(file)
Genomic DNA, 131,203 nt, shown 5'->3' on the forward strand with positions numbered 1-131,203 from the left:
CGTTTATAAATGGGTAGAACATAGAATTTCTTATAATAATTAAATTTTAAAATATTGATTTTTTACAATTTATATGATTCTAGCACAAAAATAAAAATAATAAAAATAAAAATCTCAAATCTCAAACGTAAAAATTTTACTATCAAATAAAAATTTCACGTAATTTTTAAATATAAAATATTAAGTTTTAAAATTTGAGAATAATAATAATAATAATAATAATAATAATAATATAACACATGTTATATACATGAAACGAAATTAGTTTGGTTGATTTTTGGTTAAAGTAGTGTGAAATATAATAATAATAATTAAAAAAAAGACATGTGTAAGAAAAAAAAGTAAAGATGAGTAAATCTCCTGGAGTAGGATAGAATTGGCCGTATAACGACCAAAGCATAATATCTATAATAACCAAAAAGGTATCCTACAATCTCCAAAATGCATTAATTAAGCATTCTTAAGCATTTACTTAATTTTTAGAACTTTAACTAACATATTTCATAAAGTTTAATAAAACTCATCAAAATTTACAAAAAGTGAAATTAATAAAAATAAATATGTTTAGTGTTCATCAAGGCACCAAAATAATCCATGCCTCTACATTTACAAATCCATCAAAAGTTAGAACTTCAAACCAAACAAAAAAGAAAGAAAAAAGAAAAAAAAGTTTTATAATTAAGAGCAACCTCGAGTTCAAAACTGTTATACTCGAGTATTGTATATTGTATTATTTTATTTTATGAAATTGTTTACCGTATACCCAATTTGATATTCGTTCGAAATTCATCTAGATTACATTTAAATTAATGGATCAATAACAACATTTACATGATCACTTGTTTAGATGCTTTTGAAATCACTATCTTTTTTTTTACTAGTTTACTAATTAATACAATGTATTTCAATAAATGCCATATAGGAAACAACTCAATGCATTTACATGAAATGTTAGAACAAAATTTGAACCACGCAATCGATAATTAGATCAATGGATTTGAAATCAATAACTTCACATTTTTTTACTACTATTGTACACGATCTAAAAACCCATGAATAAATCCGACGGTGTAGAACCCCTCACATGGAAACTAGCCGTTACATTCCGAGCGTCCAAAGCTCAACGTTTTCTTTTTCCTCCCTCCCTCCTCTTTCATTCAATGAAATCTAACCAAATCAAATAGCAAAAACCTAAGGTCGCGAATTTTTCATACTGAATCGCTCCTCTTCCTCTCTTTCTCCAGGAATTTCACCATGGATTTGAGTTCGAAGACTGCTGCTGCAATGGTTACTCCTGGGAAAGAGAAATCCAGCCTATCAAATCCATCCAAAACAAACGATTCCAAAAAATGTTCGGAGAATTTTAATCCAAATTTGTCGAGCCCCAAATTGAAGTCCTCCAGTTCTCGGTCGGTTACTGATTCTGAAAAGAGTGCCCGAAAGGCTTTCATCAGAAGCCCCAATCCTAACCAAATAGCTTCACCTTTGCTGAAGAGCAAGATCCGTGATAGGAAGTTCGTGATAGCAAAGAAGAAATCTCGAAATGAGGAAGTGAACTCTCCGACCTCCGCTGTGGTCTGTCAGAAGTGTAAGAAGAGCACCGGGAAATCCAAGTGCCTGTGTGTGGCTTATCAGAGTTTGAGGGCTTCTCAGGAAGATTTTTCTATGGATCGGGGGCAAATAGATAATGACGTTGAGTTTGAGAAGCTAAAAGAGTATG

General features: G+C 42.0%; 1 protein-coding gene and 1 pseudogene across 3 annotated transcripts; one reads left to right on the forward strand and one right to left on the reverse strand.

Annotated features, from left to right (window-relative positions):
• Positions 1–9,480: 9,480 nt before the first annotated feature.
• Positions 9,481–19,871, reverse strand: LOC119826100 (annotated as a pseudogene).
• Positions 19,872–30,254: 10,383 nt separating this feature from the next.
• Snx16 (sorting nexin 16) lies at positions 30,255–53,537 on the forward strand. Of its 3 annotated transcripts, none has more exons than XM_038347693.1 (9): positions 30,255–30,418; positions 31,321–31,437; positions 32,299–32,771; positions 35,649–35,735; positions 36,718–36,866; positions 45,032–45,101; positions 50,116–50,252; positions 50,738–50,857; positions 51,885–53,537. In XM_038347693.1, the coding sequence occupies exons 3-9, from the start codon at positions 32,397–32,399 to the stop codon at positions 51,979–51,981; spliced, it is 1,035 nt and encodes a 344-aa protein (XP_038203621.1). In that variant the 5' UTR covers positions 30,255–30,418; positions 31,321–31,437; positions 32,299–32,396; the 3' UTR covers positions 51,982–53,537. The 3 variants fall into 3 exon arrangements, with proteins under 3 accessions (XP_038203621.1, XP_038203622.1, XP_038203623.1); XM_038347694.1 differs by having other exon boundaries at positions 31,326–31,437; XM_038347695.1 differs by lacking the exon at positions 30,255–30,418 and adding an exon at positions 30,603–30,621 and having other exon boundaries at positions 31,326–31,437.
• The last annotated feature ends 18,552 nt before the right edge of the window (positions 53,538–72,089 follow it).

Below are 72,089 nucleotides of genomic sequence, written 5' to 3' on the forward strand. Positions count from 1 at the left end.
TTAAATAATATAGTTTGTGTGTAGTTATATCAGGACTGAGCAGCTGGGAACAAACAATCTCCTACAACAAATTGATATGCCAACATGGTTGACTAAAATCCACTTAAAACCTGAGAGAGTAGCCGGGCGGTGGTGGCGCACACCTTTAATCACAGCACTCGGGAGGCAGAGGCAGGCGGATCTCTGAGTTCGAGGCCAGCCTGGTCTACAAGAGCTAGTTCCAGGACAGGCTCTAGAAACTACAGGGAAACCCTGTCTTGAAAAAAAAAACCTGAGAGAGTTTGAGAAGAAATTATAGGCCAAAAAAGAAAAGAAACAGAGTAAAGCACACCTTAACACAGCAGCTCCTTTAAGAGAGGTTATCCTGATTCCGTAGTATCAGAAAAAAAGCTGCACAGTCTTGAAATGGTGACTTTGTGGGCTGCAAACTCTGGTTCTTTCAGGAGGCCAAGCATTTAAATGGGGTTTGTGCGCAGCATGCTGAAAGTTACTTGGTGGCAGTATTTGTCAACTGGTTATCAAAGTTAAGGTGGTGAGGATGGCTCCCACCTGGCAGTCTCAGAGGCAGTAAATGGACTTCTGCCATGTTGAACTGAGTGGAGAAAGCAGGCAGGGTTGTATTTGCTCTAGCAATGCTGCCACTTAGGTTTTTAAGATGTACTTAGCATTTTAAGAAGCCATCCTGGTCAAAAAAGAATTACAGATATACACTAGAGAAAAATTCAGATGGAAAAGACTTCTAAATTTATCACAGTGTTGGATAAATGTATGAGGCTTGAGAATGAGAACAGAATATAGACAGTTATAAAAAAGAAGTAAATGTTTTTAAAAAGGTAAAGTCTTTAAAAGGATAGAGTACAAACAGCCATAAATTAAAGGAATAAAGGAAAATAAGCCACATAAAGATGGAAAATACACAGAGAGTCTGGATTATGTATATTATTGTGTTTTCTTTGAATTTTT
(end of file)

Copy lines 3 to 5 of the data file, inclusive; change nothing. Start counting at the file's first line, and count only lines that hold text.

General features: G+C 42.0%; 1 protein-coding gene and 1 pseudogene across 3 annotated transcripts; one reads left to right on the forward strand and one right to left on the reverse strand.

Annotated features, from left to right (window-relative positions):
• Positions 1–9,480: 9,480 nt before the first annotated feature.